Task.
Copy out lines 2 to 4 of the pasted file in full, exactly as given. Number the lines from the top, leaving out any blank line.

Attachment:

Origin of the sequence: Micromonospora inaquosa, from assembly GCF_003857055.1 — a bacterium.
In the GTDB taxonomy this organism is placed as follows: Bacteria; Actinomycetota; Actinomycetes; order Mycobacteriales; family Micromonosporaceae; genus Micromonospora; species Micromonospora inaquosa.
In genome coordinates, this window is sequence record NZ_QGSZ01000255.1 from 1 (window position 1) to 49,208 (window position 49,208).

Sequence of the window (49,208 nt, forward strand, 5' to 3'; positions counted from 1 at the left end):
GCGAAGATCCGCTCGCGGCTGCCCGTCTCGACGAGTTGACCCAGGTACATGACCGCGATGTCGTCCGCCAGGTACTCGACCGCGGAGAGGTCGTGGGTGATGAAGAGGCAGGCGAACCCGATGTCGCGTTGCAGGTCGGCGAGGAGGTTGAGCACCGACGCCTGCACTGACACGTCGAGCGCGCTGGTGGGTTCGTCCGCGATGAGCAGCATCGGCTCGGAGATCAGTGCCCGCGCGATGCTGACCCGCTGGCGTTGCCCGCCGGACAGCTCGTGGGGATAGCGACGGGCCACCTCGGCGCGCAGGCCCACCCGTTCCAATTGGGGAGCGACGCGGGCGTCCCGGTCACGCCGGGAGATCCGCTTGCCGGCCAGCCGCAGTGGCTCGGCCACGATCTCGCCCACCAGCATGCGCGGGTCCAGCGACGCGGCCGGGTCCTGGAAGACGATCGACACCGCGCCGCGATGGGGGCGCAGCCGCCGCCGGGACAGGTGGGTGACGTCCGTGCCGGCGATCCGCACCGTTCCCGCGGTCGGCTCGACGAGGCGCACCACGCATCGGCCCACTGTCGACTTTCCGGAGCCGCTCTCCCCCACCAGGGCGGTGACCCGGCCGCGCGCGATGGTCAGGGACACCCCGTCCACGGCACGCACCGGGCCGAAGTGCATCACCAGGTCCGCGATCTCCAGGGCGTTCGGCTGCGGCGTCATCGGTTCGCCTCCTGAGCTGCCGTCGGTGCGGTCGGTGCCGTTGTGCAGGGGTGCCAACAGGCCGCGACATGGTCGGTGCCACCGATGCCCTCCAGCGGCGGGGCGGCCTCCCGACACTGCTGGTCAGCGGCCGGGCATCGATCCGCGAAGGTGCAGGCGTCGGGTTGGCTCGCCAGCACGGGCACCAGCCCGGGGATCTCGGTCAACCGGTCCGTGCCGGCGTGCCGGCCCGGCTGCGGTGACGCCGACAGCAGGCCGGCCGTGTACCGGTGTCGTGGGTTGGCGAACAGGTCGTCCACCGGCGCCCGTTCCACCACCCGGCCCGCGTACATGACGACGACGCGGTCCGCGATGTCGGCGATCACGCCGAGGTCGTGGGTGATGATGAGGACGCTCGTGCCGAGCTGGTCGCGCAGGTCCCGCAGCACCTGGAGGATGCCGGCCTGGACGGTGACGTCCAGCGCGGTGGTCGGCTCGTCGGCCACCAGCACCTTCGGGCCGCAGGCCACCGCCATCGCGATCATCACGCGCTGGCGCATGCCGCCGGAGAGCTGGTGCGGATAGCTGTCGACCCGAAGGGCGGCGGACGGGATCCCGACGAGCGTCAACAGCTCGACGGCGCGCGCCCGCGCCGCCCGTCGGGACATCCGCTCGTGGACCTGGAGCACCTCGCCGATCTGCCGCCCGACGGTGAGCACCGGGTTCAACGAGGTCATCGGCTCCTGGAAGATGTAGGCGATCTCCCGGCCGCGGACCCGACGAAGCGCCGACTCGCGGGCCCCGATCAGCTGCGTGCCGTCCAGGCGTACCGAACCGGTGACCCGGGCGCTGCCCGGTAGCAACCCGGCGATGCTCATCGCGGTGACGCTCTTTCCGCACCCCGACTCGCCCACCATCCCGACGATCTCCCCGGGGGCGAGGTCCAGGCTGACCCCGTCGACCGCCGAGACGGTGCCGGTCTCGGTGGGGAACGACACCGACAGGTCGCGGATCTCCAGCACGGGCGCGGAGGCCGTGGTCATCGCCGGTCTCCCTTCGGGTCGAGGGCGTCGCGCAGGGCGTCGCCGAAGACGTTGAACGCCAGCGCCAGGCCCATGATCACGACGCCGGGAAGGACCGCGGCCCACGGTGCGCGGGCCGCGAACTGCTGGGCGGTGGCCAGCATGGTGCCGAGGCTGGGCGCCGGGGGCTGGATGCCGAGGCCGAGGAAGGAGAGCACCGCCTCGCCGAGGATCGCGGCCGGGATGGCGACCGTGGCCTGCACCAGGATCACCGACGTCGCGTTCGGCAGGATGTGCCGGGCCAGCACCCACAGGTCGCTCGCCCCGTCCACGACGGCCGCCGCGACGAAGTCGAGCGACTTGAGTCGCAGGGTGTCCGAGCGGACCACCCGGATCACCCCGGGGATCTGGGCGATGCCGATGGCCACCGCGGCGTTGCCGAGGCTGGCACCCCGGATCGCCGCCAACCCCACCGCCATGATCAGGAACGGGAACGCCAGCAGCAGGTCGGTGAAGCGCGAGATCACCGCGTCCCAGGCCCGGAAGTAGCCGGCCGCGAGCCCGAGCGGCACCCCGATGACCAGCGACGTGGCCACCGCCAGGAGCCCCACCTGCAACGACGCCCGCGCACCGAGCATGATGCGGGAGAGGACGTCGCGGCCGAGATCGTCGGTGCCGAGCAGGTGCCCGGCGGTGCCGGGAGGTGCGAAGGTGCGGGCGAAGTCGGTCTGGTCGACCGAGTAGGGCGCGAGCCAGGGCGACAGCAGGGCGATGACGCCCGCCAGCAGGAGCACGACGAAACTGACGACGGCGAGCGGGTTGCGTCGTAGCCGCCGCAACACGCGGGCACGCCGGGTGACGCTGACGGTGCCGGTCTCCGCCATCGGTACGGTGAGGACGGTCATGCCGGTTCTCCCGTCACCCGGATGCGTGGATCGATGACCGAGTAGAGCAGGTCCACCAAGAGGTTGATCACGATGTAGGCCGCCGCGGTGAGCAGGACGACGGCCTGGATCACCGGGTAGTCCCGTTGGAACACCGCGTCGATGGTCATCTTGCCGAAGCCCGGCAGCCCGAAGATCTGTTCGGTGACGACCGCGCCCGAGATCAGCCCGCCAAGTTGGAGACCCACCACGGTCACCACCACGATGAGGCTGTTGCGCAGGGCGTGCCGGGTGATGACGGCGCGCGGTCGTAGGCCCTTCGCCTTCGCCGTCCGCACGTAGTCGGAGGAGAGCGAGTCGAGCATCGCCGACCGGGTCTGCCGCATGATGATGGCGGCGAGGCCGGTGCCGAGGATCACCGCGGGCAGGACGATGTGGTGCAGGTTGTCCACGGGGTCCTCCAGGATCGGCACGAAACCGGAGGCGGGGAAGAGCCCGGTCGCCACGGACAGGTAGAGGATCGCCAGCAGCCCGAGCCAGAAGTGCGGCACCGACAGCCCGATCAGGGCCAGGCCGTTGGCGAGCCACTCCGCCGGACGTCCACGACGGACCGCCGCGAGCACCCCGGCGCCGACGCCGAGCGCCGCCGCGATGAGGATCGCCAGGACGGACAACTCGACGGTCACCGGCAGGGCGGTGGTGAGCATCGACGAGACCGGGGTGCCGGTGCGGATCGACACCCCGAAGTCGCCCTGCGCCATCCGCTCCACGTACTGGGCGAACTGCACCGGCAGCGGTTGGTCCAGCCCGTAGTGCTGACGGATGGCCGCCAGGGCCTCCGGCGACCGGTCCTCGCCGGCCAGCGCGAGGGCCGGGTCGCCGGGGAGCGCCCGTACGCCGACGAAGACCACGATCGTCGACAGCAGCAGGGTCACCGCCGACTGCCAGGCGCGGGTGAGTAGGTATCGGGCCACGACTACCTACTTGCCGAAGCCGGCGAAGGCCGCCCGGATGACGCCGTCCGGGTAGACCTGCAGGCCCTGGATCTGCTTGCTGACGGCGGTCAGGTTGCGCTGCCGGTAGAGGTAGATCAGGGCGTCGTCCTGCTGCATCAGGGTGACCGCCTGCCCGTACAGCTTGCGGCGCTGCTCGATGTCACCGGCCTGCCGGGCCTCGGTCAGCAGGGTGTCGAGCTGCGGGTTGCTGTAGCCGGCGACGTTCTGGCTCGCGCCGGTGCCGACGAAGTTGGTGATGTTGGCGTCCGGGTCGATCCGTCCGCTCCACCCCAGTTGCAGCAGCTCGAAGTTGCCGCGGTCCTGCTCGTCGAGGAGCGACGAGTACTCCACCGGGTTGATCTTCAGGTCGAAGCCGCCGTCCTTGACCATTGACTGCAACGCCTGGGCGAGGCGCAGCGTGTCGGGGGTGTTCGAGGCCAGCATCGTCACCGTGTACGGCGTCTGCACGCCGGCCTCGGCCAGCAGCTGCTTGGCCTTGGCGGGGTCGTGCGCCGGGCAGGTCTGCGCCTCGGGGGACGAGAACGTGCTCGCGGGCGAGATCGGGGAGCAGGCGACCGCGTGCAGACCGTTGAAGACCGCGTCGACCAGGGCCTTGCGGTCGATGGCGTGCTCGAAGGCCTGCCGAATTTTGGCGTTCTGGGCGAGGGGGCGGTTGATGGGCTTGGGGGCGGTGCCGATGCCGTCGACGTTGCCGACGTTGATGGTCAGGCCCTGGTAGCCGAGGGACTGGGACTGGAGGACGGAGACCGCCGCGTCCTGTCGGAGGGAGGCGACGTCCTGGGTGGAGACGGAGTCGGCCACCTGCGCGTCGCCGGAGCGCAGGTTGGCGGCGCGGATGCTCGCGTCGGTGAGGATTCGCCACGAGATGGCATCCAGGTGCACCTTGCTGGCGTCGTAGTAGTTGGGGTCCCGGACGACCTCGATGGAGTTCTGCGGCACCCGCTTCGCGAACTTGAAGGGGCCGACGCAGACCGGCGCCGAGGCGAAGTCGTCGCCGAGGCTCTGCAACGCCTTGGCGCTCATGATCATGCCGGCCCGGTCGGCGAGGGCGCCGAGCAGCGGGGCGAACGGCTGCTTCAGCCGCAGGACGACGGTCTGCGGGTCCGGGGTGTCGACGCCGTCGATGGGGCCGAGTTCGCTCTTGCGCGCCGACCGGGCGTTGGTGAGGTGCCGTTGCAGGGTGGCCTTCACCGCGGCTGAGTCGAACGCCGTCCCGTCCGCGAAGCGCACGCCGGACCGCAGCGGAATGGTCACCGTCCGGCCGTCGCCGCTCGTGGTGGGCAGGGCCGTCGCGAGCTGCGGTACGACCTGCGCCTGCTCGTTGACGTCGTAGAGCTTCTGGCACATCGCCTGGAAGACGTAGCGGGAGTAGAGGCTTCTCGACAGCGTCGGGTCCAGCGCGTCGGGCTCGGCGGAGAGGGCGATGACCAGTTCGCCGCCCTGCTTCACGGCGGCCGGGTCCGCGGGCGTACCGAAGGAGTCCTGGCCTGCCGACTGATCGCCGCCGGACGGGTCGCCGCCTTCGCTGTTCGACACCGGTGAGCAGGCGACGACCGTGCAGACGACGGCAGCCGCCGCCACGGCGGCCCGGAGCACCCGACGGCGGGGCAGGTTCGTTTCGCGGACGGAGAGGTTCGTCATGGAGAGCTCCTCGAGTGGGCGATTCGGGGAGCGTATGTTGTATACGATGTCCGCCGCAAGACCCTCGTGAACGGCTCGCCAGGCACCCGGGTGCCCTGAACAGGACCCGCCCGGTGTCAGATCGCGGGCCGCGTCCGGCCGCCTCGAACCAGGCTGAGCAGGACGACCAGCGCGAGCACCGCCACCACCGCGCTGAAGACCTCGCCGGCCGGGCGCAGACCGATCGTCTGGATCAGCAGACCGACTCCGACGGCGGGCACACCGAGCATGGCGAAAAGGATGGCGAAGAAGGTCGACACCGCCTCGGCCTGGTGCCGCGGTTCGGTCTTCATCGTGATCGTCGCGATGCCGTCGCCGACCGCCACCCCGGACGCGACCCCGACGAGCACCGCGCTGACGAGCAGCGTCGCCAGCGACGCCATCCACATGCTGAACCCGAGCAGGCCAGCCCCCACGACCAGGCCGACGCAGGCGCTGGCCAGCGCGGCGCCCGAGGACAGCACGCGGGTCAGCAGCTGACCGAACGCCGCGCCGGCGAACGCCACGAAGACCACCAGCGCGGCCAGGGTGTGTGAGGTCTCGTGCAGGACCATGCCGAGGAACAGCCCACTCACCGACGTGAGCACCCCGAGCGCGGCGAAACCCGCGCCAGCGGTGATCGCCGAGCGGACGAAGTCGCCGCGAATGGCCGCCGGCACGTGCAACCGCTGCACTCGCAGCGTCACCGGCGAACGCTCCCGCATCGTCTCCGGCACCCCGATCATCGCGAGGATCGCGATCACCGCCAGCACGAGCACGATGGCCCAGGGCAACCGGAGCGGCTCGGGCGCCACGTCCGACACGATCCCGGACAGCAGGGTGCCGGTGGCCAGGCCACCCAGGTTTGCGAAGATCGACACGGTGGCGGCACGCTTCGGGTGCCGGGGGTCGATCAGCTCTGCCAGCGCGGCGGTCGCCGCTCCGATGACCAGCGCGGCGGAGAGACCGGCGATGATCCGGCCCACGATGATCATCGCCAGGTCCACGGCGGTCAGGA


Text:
In the GTDB taxonomy this organism is placed as follows: Bacteria; Actinomycetota; Actinomycetes; order Mycobacteriales; family Micromonosporaceae; genus Micromonospora; species Micromonospora inaquosa.
In genome coordinates, this window is sequence record NZ_QGSZ01000255.1 from 1 (window position 1) to 49,208 (window position 49,208).

Sequence of the window (49,208 nt, forward strand, 5' to 3'; positions counted from 1 at the left end):